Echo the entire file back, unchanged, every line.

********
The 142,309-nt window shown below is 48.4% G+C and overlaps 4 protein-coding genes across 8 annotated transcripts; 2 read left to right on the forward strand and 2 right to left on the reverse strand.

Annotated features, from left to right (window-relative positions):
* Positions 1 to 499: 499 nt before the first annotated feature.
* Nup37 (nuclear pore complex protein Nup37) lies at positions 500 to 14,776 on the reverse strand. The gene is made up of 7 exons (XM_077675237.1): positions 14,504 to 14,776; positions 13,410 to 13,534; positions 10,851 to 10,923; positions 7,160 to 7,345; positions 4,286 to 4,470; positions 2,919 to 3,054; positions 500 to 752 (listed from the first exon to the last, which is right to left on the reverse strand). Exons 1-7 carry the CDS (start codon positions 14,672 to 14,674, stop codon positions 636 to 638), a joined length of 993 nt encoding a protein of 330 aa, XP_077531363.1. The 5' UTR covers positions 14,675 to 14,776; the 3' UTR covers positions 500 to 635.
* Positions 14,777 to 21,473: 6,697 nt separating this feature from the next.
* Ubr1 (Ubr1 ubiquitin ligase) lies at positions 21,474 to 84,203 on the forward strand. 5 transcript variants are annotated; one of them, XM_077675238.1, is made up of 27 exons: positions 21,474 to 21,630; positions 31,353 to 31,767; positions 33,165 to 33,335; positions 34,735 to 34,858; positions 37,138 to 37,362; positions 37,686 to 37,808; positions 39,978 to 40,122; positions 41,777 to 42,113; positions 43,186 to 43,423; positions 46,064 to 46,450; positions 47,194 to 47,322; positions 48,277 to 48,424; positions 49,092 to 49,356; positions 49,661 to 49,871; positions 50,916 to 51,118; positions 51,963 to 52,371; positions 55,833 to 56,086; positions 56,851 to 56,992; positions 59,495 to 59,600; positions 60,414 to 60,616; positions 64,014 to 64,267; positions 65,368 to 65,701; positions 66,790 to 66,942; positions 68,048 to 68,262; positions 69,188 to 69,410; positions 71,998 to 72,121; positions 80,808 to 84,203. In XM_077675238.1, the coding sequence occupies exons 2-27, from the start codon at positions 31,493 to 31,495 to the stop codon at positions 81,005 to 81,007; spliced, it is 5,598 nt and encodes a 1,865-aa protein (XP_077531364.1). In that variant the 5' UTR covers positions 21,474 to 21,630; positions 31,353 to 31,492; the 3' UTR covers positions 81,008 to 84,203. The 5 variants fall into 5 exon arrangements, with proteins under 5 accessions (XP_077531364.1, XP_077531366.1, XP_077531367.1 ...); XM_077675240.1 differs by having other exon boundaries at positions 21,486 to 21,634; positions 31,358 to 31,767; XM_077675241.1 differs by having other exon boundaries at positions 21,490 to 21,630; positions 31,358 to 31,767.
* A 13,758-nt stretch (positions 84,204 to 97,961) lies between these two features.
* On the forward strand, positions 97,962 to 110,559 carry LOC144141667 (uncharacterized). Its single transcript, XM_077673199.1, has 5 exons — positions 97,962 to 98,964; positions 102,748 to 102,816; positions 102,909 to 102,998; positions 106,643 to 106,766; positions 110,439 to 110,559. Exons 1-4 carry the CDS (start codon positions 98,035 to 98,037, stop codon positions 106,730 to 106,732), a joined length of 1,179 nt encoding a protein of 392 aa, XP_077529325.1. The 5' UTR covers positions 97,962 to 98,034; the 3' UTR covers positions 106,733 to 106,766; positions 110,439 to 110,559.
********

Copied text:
The 142,309-nt window shown below is 48.4% G+C and overlaps 4 protein-coding genes across 8 annotated transcripts; 2 read left to right on the forward strand and 2 right to left on the reverse strand.

Annotated features, from left to right (window-relative positions):
* Positions 1 to 499: 499 nt before the first annotated feature.
* Nup37 (nuclear pore complex protein Nup37) lies at positions 500 to 14,776 on the reverse strand. The gene is made up of 7 exons (XM_077675237.1): positions 14,504 to 14,776; positions 13,410 to 13,534; positions 10,851 to 10,923; positions 7,160 to 7,345; positions 4,286 to 4,470; positions 2,919 to 3,054; positions 500 to 752 (listed from the first exon to the last, which is right to left on the reverse strand). Exons 1-7 carry the CDS (start codon positions 14,672 to 14,674, stop codon positions 636 to 638), a joined length of 993 nt encoding a protein of 330 aa, XP_077531363.1. The 5' UTR covers positions 14,675 to 14,776; the 3' UTR covers positions 500 to 635.
* Positions 14,777 to 21,473: 6,697 nt separating this feature from the next.
* Ubr1 (Ubr1 ubiquitin ligase) lies at positions 21,474 to 84,203 on the forward strand. 5 transcript variants are annotated; one of them, XM_077675238.1, is made up of 27 exons: positions 21,474 to 21,630; positions 31,353 to 31,767; positions 33,165 to 33,335; positions 34,735 to 34,858; positions 37,138 to 37,362; positions 37,686 to 37,808; positions 39,978 to 40,122; positions 41,777 to 42,113; positions 43,186 to 43,423; positions 46,064 to 46,450; positions 47,194 to 47,322; positions 48,277 to 48,424; positions 49,092 to 49,356; positions 49,661 to 49,871; positions 50,916 to 51,118; positions 51,963 to 52,371; positions 55,833 to 56,086; positions 56,851 to 56,992; positions 59,495 to 59,600; positions 60,414 to 60,616; positions 64,014 to 64,267; positions 65,368 to 65,701; positions 66,790 to 66,942; positions 68,048 to 68,262; positions 69,188 to 69,410; positions 71,998 to 72,121; positions 80,808 to 84,203. In XM_077675238.1, the coding sequence occupies exons 2-27, from the start codon at positions 31,493 to 31,495 to the stop codon at positions 81,005 to 81,007; spliced, it is 5,598 nt and encodes a 1,865-aa protein (XP_077531364.1). In that variant the 5' UTR covers positions 21,474 to 21,630; positions 31,353 to 31,492; the 3' UTR covers positions 81,008 to 84,203. The 5 variants fall into 5 exon arrangements, with proteins under 5 accessions (XP_077531364.1, XP_077531366.1, XP_077531367.1 ...); XM_077675240.1 differs by having other exon boundaries at positions 21,486 to 21,634; positions 31,358 to 31,767; XM_077675241.1 differs by having other exon boundaries at positions 21,490 to 21,630; positions 31,358 to 31,767.
* A 13,758-nt stretch (positions 84,204 to 97,961) lies between these two features.
* On the forward strand, positions 97,962 to 110,559 carry LOC144141667 (uncharacterized). Its single transcript, XM_077673199.1, has 5 exons — positions 97,962 to 98,964; positions 102,748 to 102,816; positions 102,909 to 102,998; positions 106,643 to 106,766; positions 110,439 to 110,559. Exons 1-4 carry the CDS (start codon positions 98,035 to 98,037, stop codon positions 106,730 to 106,732), a joined length of 1,179 nt encoding a protein of 392 aa, XP_077529325.1. The 5' UTR covers positions 97,962 to 98,034; the 3' UTR covers positions 106,733 to 106,766; positions 110,439 to 110,559.